“There are nights when I can’t sleep. I go into a fantasyland and tableau sort of thinking, like, Tonight would be the perfect night to say, ‘Honey, I’m really tired and worried about work. And tell me about your day. Do you think someone will read this and try to get in touch with me?” He looks hopeful. “If I read that about someone, I’d drop him a note.”

Well, my day was fine, Marc, what about you?


Art in iTunes

So I designed this album art for a really talented friend of mine, Jennifer Sullivan, and it released on iTunes this week! Super cool, even though it's my worst work yet. But she looks gorgeous and the EP is fantastic. Everyone buy it here, if you like Norah Jones and Fiona Apple.


The Death Penalty

There is no need to retype or explain this story; its speaks for itself.

From Wikipedia.

"Virginia Christian (1895 – August 16, 1912) was the last female juvenile offender executed in the United States.[1] She was also the only female juvenile executed via electric chair and, to date, the last woman executed by the Commonwealth of Virginia.[2]

Christian, an African-American maid, was convicted for the murder of her white employer Mrs. Ida Virginia Belote, a white woman, aged 72 years, in her home at Hampton on March 18.[3] It is said she confessed shortly after she was arrested.

Belote frequently mistreated Christian, and in mid-March 1912, a violent argument ensued between the two in which Belote accused Christian of stealing a locket and a skirt. Belote hit Christian with a cuspidor—commonly called a “spittoon”—which sent Christian into a violent frenzy. The altercation escalated when Christian and Belote ran for two broom handles Belote used to prop up her bedroom windows. Christian grabbed one of the broom handles and struck Belote on the forehead. In an attempt to stifle Belote’s screams, Christian stuffed a towel down Belote’s throat, and the woman died by suffocation. When Christian left the house, she stole Belote’s purse with some money and a ring. One newspaper reported that police found Belote’s body “laying face down in a pool of blood, and her head was horribly mutilated and a towel was stuffed into her mouth and throat” (Streib & Sametz, 1989, p. 25; see also Moten, 1997). The police soon arrested Christian, and during questioning she admitted to hitting Belote but was shocked that Belote was dead. Christian claimed she had no intent to kill Belote. With a lynch mob looming in the background, an Elizabeth City County Court tried and convicted Christian for murder and the trial judge sentenced her to death in the state’s electric chair. One day after her 17th birthday in August 1912, a short 5 months after the crime, Virginia authorities executed Christian at the state penitentiary in Richmond.[3]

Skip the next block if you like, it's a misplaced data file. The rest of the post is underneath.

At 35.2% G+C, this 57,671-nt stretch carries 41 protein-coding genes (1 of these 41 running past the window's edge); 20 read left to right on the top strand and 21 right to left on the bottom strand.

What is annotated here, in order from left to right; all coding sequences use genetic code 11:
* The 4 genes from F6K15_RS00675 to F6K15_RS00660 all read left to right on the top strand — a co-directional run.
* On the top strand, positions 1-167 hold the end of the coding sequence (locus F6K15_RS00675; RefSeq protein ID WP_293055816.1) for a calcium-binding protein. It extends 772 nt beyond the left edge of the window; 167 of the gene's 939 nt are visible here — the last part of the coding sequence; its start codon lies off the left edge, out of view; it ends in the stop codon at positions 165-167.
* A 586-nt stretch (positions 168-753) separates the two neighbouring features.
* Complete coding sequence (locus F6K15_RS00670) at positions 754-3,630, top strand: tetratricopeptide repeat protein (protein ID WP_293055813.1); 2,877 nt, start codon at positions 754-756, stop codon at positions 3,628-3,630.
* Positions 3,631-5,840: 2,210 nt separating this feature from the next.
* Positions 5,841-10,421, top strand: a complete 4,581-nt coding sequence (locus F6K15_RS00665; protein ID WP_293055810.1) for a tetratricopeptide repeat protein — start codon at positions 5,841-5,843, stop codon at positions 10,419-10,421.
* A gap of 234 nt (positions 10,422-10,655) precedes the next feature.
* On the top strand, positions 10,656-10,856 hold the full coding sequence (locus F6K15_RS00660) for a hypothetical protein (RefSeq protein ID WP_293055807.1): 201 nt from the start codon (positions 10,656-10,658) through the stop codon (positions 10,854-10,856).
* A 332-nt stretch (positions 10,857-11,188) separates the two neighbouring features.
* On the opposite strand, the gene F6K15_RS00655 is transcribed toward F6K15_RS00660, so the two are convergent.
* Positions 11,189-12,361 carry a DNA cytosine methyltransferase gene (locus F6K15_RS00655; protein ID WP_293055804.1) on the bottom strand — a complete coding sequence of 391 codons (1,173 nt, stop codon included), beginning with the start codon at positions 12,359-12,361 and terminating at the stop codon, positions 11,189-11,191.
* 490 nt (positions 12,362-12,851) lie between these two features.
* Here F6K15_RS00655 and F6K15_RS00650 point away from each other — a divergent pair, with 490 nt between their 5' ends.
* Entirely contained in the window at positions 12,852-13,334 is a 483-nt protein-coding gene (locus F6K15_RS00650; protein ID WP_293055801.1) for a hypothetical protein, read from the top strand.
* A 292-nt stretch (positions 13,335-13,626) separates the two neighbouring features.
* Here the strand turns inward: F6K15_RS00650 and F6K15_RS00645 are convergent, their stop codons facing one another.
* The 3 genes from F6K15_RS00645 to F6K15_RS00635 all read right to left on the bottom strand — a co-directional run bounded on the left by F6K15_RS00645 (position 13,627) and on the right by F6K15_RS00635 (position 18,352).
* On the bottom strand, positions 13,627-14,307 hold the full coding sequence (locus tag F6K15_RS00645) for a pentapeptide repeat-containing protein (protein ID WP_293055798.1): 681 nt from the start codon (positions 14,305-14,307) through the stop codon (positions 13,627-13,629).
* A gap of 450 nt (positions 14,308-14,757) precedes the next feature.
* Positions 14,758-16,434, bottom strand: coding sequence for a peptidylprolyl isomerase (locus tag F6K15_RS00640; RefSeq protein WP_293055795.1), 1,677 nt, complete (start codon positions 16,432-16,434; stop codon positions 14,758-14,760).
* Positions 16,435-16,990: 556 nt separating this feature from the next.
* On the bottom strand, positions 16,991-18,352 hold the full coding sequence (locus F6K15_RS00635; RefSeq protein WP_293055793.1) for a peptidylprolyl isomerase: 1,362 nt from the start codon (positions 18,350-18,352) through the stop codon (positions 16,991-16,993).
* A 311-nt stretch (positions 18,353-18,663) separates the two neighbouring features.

Governor William Hodges Mann declined to commute the death sentence, despite a plea from Virginia's mother, Charlotte Christian, who wrote to him:

My dear Mr. Governor: Please forgive me for bothering you ... I have been paralyzed for more than three years and I could not look after Gennie as I wants to. I know she done an awful wicked thing when she killed Miss Belote and I hear that people at the penitentiary wants to kill her. But I am praying night and day on my knees to God that he will soften your heart. If you only save my child who is so little, God will bless you forever.[3]

Christian was electrocuted in the state prison in Richmond. She was 17 years old. The paper reported that her body was to be turned over to the state medical school, because her parents did not have the money to transport the body from Richmond."


Sometimes, it really sucks having a blog.

Sometimes, there are feelings inside of me that even verbal discussion cannot rectify. Written language is far more distilled, more real. I'm sure someone somewhere would tell me I'm wrong. But either way, I can't even write out these emotions; the risk of peo- no, specific people taking my words out of context is too great.



The "HAPPIEST" Activist


Longwinded Mantra

Line by Baz Luhrmann, design by me.